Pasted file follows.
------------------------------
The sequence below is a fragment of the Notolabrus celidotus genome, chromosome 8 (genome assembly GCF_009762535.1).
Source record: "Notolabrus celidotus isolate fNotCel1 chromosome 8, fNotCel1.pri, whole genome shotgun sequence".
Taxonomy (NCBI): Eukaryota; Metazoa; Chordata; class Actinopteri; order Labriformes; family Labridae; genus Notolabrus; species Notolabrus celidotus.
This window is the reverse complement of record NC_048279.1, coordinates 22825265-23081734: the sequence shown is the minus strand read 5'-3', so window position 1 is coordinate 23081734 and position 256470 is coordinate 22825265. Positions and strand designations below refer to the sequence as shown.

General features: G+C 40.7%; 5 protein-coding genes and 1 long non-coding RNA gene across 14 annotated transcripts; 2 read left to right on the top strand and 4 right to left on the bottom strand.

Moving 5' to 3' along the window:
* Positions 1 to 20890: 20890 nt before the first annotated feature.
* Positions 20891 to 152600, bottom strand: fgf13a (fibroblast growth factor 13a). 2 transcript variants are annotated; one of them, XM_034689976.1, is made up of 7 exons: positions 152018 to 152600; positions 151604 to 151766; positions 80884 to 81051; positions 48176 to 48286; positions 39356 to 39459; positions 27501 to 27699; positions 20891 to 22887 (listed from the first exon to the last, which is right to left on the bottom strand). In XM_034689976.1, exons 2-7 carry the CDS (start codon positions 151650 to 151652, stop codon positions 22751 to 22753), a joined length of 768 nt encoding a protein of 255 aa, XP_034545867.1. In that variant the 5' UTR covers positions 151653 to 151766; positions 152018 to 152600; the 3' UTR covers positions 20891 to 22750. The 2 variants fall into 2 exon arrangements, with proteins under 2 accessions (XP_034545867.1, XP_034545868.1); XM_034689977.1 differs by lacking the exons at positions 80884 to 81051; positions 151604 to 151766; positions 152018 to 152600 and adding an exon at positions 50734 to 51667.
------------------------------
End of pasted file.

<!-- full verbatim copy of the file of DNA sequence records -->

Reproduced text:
The sequence below is a fragment of the Notolabrus celidotus genome, chromosome 8 (genome assembly GCF_009762535.1).
Source record: "Notolabrus celidotus isolate fNotCel1 chromosome 8, fNotCel1.pri, whole genome shotgun sequence".
Taxonomy (NCBI): Eukaryota; Metazoa; Chordata; class Actinopteri; order Labriformes; family Labridae; genus Notolabrus; species Notolabrus celidotus.
This window is the reverse complement of record NC_048279.1, coordinates 22825265-23081734: the sequence shown is the minus strand read 5'-3', so window position 1 is coordinate 23081734 and position 256470 is coordinate 22825265. Positions and strand designations below refer to the sequence as shown.

General features: G+C 40.7%; 5 protein-coding genes and 1 long non-coding RNA gene across 14 annotated transcripts; 2 read left to right on the top strand and 4 right to left on the bottom strand.

Moving 5' to 3' along the window:
* Positions 1 to 20890: 20890 nt before the first annotated feature.
* Positions 20891 to 152600, bottom strand: fgf13a (fibroblast growth factor 13a). 2 transcript variants are annotated; one of them, XM_034689976.1, is made up of 7 exons: positions 152018 to 152600; positions 151604 to 151766; positions 80884 to 81051; positions 48176 to 48286; positions 39356 to 39459; positions 27501 to 27699; positions 20891 to 22887 (listed from the first exon to the last, which is right to left on the bottom strand). In XM_034689976.1, exons 2-7 carry the CDS (start codon positions 151650 to 151652, stop codon positions 22751 to 22753), a joined length of 768 nt encoding a protein of 255 aa, XP_034545867.1. In that variant the 5' UTR covers positions 151653 to 151766; positions 152018 to 152600; the 3' UTR covers positions 20891 to 22750. The 2 variants fall into 2 exon arrangements, with proteins under 2 accessions (XP_034545867.1, XP_034545868.1); XM_034689977.1 differs by lacking the exons at positions 80884 to 81051; positions 151604 to 151766; positions 152018 to 152600 and adding an exon at positions 50734 to 51667.